4 Materials That Can Be Transported in a Lab Pack

4 Materials That Can Be Transported in a Lab Pack

Hazardous materials require special disposal methods, and some materials require even more specialized handling before disposal. Lab packs, for example. Lab packs ensure that specific substances won’t explode, ignite, spill, or otherwise injure or kill anyone when businesses pack, transport, and dispose of them. The Department of Transportation (DOT) regulates lab packs, establishing rules regarding hazardous material disposal to protect the public and the environment. The DOT may subject those companies and individuals who fail to follow these requirements to fines and other penalties. Here are four materials that can be transported in a lab pack and other facts and information about them.

What’s in a Lab Pack?

First, let’s explore what makes up a lab pack. The term lab pack is self-explanatory, reflecting the chemicals, substances, and waste products laboratories generate and need packed away and disposed of. That said, the lab pack itself is a simple thing. It’s a container, most often a 55-gallon steel or fiber drum, containing smaller canisters of chemicals separated according to their status as hazardous materials—including oxidizers, flammable materials, acids, and others.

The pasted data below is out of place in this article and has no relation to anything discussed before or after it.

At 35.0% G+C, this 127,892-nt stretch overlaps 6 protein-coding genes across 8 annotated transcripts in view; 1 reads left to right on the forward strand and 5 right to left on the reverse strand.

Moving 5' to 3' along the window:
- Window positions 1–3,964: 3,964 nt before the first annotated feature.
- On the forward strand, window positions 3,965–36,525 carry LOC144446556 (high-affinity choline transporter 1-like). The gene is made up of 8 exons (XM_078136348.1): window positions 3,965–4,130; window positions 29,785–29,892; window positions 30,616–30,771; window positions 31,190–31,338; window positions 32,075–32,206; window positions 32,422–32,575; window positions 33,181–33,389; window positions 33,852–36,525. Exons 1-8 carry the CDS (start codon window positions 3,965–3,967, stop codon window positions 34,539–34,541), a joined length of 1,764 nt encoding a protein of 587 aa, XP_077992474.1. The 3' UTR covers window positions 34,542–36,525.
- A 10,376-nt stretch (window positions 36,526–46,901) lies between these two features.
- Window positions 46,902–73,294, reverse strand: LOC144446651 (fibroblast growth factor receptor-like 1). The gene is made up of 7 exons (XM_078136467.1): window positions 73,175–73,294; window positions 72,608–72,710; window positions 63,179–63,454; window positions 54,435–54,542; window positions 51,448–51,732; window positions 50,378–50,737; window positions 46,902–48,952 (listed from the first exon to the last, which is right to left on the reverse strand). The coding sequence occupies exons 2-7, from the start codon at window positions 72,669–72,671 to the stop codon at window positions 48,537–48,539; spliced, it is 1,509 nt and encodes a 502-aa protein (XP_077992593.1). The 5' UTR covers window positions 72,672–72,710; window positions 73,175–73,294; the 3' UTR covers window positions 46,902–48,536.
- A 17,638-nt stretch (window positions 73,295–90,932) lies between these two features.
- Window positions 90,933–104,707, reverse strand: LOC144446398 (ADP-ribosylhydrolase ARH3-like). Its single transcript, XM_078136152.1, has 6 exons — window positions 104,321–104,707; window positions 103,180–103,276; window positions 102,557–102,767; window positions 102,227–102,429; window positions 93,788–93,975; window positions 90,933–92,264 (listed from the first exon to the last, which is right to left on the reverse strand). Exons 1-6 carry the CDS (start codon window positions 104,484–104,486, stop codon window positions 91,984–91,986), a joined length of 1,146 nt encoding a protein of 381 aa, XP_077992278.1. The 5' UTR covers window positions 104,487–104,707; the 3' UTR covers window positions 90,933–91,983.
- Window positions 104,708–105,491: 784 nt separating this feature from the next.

Vermiculite surrounds each canister within the drum for added safety. Vermiculite is an absorbent material frequently used in insulation. Its squishiness and absorbency are great for keeping hazardous materials dry, preventing contact with water and other chemicals, and reducing the risk of heavy jarring or jostling. Labels, applied to the lab packs after packing and sealing, indicate their contents. Finally, the packs are ready for shipping. Those shipping the lab packs should organize and consolidate them before shipping them to their destinations, whether the destination is long-term storage, the landfill, or other disposal process—such as incineration, neutralization, stabilization, blending, or another method.

What Materials Go in a Lab Pack?

We’ve touched on the characteristics of several examples of hazardous waste already, but they break down into four main types—ignitable waste, corrosive waste, reactive waste, and toxic waste. These types of waste can include all sorts of chemicals and objects containing such chemicals. Specifically, hazardous waste that one must put into lab packs before transporting them includes:

  • Ignitable or Flammable Materials: Briefly, these are items that can catch fire. Their flashpoint—that is, the lowest temperature at which there will be enough flammable vapor to catch fire—must be below 140 degrees Fahrenheit.
  • Corrosive Materials: These materials include acids, bases, and other chemicals that can corrode metal, cause burns to skin, and otherwise eat away at other materials. They can also cause leaks, which can lead to greater and more dangerous reactions.
  • Reactive Materials: Reactive hazardous waste are substances that can have bad reactions when exposed to air, water, heat, pressure, shocks, friction, or some other chemical catalyst. As such, labs must isolate and contain them.
  • Toxic Materials: These materials may seem self-explanatory, but they are substances that cause injury or death if ingested, inhaled, or touched. They also run the risk of poisoning plant and animal life and water sources if they contact them.